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Thursday, February 9, 2017

Book Review - Platform by Michael Hyatt, Part 2



In my previous post I started talking about a book I just finished reading: Platform: Get Noticed in a Noisy World, by Michael Hyatt, which I "read" as an audiobook, performed by the author. In that post, I got into some of the basic concepts in it, and why it applies so immediately to where we are as singers.


For this post, though, I need to get critical. There were problems with the book. If I were to distill it down, I would say that its methods just didn't seem to apply to my circumstance. That is probably an unfair thing to say in a review, because the book wasn't written for me - it was written for a more general populace. On the other hand, how could I be more fair?

The vast majority of the book revolved around two forms of media and how to go about using them. These two media forms wound up being central in the book. First, he recommended starting a blog, and second, use Twitter.

I don't blame the author for this: this book is his story of how he has found success. His experience, however, is so very unlike mine. He started off as an executive in a major book publisher and as a published author. His natural bent was toward writing, and thus a blog was perfect for him. For singers, websites, of course, are absolutely necessary, but blogs are not as big of a thing. Perhaps.

And Twitter - I just can't "get" it. Personally, I hardly ever scroll through there, as, to me, it's full of stuff that doesn't interest me, and for the sake of brevity, most "tweets" don't actually communicate anything themselves. Nowadays, most tweets are simply links to things outside of Twitter, and I simply don't have the time or interest to click on mystery links just to find out what a person is saying. So I understand that Twitter has been a powerful influence in the marketplace, but I just don't see the value in it presently or in the future.

That brings up another issue: the date. The book was written in 2012. It may just be my impression, but both blogs and Twitter had their hay-day five or ten years ago. As a company, twitter is only barely solvent right now; it's for sale and no one wants to buy it. One irony is that he disparages other so-called social media experts, but he doesn't call posts on Twitter "tweets." That word probably came into use a little after his book came out.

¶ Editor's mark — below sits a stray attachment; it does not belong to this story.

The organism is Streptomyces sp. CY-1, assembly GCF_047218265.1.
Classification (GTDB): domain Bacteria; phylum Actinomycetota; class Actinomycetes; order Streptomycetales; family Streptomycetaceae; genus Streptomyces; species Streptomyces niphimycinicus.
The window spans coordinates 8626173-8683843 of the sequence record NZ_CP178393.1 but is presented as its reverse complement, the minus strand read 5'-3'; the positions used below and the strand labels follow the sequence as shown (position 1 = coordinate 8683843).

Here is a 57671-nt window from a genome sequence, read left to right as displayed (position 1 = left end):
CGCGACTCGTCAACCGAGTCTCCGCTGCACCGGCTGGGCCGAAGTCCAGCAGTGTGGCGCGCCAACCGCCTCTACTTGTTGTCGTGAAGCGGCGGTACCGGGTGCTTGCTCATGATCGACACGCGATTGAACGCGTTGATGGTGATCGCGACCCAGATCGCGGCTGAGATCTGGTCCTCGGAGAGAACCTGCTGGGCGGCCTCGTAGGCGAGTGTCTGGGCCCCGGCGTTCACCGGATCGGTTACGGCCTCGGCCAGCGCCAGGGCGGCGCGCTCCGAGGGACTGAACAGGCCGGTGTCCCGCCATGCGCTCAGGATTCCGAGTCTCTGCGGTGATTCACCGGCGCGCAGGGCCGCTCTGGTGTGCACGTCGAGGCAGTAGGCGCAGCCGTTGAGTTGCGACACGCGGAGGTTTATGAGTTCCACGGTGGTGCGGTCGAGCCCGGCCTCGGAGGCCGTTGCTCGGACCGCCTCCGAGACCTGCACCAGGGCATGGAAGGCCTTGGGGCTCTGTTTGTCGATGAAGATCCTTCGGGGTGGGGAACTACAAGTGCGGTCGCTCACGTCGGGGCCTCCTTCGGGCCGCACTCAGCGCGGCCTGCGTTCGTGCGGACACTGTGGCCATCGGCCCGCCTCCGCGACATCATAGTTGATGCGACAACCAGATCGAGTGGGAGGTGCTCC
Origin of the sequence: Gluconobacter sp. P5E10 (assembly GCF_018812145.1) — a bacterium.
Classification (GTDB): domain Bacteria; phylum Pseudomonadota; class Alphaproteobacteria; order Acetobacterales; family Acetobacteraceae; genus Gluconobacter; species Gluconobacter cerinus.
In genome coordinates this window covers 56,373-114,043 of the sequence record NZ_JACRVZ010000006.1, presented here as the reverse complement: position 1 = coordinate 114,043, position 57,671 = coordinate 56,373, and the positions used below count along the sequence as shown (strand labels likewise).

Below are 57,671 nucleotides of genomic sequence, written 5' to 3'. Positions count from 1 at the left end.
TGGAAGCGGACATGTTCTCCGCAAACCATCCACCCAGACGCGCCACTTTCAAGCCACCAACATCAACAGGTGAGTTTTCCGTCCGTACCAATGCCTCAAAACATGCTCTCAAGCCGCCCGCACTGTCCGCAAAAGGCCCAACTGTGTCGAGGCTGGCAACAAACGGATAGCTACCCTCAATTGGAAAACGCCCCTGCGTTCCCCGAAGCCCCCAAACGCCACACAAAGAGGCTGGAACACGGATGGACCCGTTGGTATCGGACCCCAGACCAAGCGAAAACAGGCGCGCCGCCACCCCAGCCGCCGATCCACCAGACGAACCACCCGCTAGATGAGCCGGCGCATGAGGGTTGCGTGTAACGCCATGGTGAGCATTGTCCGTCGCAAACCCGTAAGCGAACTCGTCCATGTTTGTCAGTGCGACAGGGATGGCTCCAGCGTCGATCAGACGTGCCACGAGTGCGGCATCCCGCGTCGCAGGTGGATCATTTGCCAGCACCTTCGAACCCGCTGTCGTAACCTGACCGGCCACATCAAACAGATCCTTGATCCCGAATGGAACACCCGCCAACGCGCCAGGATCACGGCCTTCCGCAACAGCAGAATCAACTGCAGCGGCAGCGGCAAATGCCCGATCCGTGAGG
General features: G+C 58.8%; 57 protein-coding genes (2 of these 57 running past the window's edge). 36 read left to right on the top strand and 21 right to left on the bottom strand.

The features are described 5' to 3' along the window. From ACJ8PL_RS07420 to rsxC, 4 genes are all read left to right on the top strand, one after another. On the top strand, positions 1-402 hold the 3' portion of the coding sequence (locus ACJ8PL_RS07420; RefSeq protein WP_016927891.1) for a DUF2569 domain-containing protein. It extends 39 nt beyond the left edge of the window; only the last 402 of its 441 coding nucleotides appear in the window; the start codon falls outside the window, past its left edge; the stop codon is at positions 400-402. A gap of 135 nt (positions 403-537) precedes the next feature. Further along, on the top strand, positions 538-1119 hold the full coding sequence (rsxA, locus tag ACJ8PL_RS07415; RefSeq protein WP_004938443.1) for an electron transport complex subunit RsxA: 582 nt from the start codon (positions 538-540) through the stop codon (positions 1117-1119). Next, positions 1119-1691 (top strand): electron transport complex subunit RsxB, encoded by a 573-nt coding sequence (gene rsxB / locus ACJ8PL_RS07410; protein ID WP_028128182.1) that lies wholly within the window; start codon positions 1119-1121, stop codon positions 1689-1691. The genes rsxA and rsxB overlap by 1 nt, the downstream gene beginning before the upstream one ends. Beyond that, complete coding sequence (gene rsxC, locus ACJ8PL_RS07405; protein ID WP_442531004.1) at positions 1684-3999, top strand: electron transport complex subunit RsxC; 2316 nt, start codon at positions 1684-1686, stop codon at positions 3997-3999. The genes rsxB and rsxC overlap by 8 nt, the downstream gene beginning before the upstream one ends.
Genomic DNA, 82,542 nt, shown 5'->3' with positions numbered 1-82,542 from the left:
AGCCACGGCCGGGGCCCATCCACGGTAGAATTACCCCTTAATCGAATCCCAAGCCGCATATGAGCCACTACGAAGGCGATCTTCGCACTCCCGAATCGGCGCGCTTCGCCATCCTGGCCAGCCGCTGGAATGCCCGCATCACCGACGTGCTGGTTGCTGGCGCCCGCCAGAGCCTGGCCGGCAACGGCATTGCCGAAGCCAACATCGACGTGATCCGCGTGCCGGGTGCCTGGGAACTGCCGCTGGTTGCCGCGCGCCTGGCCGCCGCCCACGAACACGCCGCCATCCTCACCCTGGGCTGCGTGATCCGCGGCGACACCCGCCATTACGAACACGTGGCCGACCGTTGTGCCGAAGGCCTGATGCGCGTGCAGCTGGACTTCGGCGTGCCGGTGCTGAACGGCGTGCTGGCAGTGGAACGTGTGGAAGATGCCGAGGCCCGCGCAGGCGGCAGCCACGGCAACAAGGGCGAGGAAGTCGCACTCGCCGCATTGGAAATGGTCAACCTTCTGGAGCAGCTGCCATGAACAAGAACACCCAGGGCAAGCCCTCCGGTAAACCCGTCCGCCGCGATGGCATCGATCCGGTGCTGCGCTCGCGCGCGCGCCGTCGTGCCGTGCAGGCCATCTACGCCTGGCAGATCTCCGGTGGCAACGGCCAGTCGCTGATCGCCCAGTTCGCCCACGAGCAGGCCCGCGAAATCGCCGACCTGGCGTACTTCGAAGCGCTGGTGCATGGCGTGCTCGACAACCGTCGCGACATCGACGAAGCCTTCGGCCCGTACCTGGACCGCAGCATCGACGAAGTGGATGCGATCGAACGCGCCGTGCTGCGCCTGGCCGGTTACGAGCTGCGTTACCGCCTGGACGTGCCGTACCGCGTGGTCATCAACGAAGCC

As for blogs, at one point the author claimed that he browsed one or two hundred blogs every day - and seemed to suggest this was a common occurrence. Perhaps this is true, perhaps it this phenomenon is still going on even in 2017, perhaps there is still a blogging community that is vibrant and enthusiastic. It just isn't my personal experience. I - again personally - know almost nobody that even reads one blog, let alone dozens.

My third major issue with the book is how readily he said "hire a professional." It was actually a little dizzying, sometimes he was taking a "this is something anyone can do" approach, noting how easy it was for anyone to get started now. But then when he would get into the specifics of how to use these resources, it frequently came down to spending money up front. Hire a professional web designer, a professional photographer, spend money on a service to get a consistent "look" across all your sites, etc. There's even an entire chapter where he talks about your "pit crew."

The ironic moment here was when he felt compelled to write a chapter on NOT hiring a "ghost writer" to write your blog...

I understand that the cost of these things has come down dramatically over the years, and that the value that a hired professional adds is immense. But this gets at my last objection - it seems the book is not oriented towards the building of a platform from scratch, but turning an average or already-kind-of-successful platform into an incredible platform. The book is of limited utility when you are starting at ground level, and when incurring debt is off the table.

Again, this may have something to do with his personal perspective: he started his blog while the CEO of Thomas Nelson, and had a built in reader base right from the get-go. Presumably, he also had some disposable income to spend on improving his media machine. Singers, like me, on the other hand, seem to always be trying to create something out of nothing, money-wise. And many of us are just getting started, trying to get our foot in the door, somewhere, anywhere. Even when we have a few notches in our belt and some financial padding underneath us, keeping momentum often seems more due to chance than to effort (the key word is "seems", of course).

Simply put, I don't think I'm the intended audience for this book. Coorporate executives and other business leaders have much to gain from it, but to other singers, I might recommend other books first.

That being said however, there were simply some wonderful nuggets in here for me to take away, but I'll have to talk about that in the next post!

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